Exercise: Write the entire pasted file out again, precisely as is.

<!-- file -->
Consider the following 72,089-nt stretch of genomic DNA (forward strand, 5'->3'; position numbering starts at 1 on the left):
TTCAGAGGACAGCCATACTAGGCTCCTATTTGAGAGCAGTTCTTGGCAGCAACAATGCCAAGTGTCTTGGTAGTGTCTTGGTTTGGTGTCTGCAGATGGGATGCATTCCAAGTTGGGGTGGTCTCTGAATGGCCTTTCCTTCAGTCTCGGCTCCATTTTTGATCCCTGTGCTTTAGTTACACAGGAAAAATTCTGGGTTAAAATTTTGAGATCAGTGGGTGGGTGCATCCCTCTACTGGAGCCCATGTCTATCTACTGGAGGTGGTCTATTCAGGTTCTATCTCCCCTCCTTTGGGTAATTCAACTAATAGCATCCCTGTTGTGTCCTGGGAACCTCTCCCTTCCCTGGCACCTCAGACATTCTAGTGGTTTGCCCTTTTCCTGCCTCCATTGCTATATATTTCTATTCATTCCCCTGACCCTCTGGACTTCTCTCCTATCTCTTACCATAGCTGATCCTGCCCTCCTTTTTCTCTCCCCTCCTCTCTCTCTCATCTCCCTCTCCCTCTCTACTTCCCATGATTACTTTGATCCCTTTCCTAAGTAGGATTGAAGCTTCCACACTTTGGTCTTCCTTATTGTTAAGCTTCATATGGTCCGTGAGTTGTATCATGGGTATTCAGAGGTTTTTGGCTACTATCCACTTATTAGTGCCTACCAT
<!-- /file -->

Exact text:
Consider the following 72,089-nt stretch of genomic DNA (forward strand, 5'->3'; position numbering starts at 1 on the left):
TTCAGAGGACAGCCATACTAGGCTCCTATTTGAGAGCAGTTCTTGGCAGCAACAATGCCAAGTGTCTTGGTAGTGTCTTGGTTTGGTGTCTGCAGATGGGATGCATTCCAAGTTGGGGTGGTCTCTGAATGGCCTTTCCTTCAGTCTCGGCTCCATTTTTGATCCCTGTGCTTTAGTTACACAGGAAAAATTCTGGGTTAAAATTTTGAGATCAGTGGGTGGGTGCATCCCTCTACTGGAGCCCATGTCTATCTACTGGAGGTGGTCTATTCAGGTTCTATCTCCCCTCCTTTGGGTAATTCAACTAATAGCATCCCTGTTGTGTCCTGGGAACCTCTCCCTTCCCTGGCACCTCAGACATTCTAGTGGTTTGCCCTTTTCCTGCCTCCATTGCTATATATTTCTATTCATTCCCCTGACCCTCTGGACTTCTCTCCTATCTCTTACCATAGCTGATCCTGCCCTCCTTTTTCTCTCCCCTCCTCTCTCTCTCATCTCCCTCTCCCTCTCTACTTCCCATGATTACTTTGATCCCTTTCCTAAGTAGGATTGAAGCTTCCACACTTTGGTCTTCCTTATTGTTAAGCTTCATATGGTCCGTGAGTTGTATCATGGGTATTCAGAGGTTTTTGGCTACTATCCACTTATTAGTGCCTACCAT